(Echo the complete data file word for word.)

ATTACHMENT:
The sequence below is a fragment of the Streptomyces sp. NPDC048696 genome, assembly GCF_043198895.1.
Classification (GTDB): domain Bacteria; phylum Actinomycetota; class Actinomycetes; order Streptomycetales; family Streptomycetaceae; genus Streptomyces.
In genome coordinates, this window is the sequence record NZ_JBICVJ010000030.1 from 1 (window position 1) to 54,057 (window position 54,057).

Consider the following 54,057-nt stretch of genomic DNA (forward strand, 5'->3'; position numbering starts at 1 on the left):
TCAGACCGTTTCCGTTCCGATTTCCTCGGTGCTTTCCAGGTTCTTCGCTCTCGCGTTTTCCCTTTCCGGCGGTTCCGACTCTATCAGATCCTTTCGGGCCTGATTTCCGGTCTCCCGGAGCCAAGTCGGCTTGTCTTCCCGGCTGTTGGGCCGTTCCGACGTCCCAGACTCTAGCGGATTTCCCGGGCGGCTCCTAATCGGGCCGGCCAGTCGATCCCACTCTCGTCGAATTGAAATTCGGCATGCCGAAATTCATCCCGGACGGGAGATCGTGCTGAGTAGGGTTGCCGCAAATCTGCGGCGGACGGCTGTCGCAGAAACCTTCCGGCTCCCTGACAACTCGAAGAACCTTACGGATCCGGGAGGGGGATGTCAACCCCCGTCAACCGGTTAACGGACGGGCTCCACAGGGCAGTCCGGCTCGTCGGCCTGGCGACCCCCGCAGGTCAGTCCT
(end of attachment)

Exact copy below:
The sequence below is a fragment of the Streptomyces sp. NPDC048696 genome, assembly GCF_043198895.1.
Classification (GTDB): domain Bacteria; phylum Actinomycetota; class Actinomycetes; order Streptomycetales; family Streptomycetaceae; genus Streptomyces.
In genome coordinates, this window is the sequence record NZ_JBICVJ010000030.1 from 1 (window position 1) to 54,057 (window position 54,057).

Consider the following 54,057-nt stretch of genomic DNA (forward strand, 5'->3'; position numbering starts at 1 on the left):
TCAGACCGTTTCCGTTCCGATTTCCTCGGTGCTTTCCAGGTTCTTCGCTCTCGCGTTTTCCCTTTCCGGCGGTTCCGACTCTATCAGATCCTTTCGGGCCTGATTTCCGGTCTCCCGGAGCCAAGTCGGCTTGTCTTCCCGGCTGTTGGGCCGTTCCGACGTCCCAGACTCTAGCGGATTTCCCGGGCGGCTCCTAATCGGGCCGGCCAGTCGATCCCACTCTCGTCGAATTGAAATTCGGCATGCCGAAATTCATCCCGGACGGGAGATCGTGCTGAGTAGGGTTGCCGCAAATCTGCGGCGGACGGCTGTCGCAGAAACCTTCCGGCTCCCTGACAACTCGAAGAACCTTACGGATCCGGGAGGGGGATGTCAACCCCCGTCAACCGGTTAACGGACGGGCTCCACAGGGCAGTCCGGCTCGTCGGCCTGGCGACCCCCGCAGGTCAGTCCT